By 1582 the Roman Catholic Church under Pope Gregory XIII decided to correct the problem.  By then the real vernal equinox occurred on March 11th.  Easter is supposed to be a spring feast, and using March 21st as the vernal equinox would eventually push Easter into summer.  The Pope instituted a commission to look into the problem.  This commission headed by Christophorus Clavius* came up with what we know as the Gregorian Calendar.  First, eliminate 10 days from the calendar.  This was done in October 1582 between October 4th and 15th.  Then to keep the calendar in sync with the actual year it was decreed that leap years would continued for years divisible by 4; except that century years, those divisible by 100 be ordinary years, except those by also divisible by 400.  Thus the year 1900 was an ordinary year, but the year 2000 was a leap year, and the year 2100 will be an ordinary year.  Adoption of this as a civil calendar took 400 years to be universal.

The Greek Orthodox and other eastern churches kept the Julian Calendar, so on occasion their Easter is sometimes celebrated in May.  The Jewish Calendar is, as I alluded to in the program transcript, a lunar calendar.  It has a relationship to the Julian Calendar in that 19 Julian Years equals 235 lunar months almost exactly. This is called the Metonic Cycle.  Those 235 months equal 12 lunar years of 12 and 13 months.  So without correction Passover too will slowly head into summer in millennia to come.

* Clavius was honored by having a large, rather spectacular crater on the Moon named for him.  Search these posts for Clavius to find it.

 

 

 

08/18/2016 – Ephemeris – Viewing the full Moon tonight

August 18, 2016 Comments off

Ephemeris for Thursday, August 18th.  The Sun rises at 6:49.  It’ll be up for 13 hours and 53 minutes, setting at 8:42.  The Moon, at full today, will rise at 8:54 this evening.

The full moon, contrary to what you’d think is a poor time to observe it.  The moon is essentially gray on gray.  And at full moon we are looking at the moon from about the same perspective as the sun, so there are no shadows to delineate its fine features.   Since the actual instant of full moon occurred at 5:27 this morning, some shadows will be creeping in on the moon’s upper right face as it is seen in the evening.  Full moon is the best time to see the maria or lunar seas, the dark areas that make up the man in the moon.  In binoculars can be seen the bright rays* emanating from the crater Tycho near the south end of the moon.  Other craters have rays too, but none so long and distinctive. Night by night for the next two weeks the moon’s illuminated landscape will wane.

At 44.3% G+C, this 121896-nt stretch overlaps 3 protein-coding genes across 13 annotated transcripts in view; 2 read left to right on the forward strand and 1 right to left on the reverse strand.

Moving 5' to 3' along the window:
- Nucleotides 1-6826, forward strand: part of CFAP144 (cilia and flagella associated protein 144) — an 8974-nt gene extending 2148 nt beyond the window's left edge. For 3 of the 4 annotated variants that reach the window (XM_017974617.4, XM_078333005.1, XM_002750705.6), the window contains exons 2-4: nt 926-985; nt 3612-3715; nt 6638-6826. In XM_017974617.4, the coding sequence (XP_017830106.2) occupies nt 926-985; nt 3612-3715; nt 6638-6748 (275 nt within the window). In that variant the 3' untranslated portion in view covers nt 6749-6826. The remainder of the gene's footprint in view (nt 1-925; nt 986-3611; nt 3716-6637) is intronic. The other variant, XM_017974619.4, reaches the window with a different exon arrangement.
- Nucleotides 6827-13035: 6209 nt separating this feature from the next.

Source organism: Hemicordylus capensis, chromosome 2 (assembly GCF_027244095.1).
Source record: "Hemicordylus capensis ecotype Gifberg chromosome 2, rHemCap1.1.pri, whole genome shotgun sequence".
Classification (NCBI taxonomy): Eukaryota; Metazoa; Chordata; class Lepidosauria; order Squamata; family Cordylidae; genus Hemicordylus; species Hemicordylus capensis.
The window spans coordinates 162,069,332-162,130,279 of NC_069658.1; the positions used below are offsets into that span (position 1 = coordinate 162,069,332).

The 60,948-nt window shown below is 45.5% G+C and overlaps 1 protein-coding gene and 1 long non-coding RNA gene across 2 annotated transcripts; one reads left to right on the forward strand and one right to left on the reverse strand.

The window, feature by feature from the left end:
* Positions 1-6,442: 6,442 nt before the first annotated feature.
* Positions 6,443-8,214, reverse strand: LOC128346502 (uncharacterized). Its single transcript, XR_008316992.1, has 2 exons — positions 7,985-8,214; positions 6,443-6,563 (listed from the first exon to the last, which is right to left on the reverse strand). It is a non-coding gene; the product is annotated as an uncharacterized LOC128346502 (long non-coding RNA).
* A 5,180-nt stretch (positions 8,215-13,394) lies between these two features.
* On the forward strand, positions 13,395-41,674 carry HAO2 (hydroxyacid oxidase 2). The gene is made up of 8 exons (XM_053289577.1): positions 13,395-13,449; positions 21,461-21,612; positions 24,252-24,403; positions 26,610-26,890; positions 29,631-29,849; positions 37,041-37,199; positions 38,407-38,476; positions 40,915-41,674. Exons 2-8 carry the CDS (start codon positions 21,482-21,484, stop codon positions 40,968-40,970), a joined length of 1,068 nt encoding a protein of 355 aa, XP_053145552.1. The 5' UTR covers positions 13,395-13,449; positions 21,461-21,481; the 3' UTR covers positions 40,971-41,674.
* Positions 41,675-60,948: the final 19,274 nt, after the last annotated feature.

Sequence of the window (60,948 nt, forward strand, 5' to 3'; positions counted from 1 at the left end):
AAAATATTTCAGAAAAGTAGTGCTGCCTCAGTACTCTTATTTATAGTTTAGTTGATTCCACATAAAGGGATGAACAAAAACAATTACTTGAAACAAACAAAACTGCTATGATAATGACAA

Times are for the Traverse City/Interlochen area of Michigan. They may be different for your location.

* Rays are caused by the ejecta from the impact that created the crater.  They are thought to be small craters themselves which show up best at full moon because they have no shadows in them.

Addendum

High contrast full Moow

The full Moon taken last night, 7 hours before to was officially full. The contrast was greatly enhanced to bring out Tycho’s ray system. Credit Bob Moler.

10/27/2015 – Ephemeris – Hunter’s Moon

October 27, 2015 Comments off

Ephemeris for Tuesday, October 27th.  The Sun will rise at 8:13.  It’ll be up for 10 hours and 25 minutes, setting at 6:39.   The Moon, at full today, will rise at 7:09 this evening.

Tonight’s full moon is known as the Hunter’s Moon because it is the full moon after the harvest moon.   The minute the Moon will be full will be at 7:05 this morning, about an hour before it sets. This was the time Native Americans and Europeans went out to secure the meat for the winter.  And it also coincides with the time of year of our hunting seasons.  So in that regard it fits nicely.  The names of the full moons throughout the year generally mesh with the activities or weather conditions of that month.  For instance December’s full moon is the Cold Moon or the Long Nights Moon.  December has the longest nights.  This list is taken from  farmersalmanac.com, the website of the Old Framers Almanac, from which I’ve been getting folklore  tidbits for years.

Times are for the Traverse City/Interlochen area of Michigan. They may be different for your location.

Addendum

Other sources for full moon names: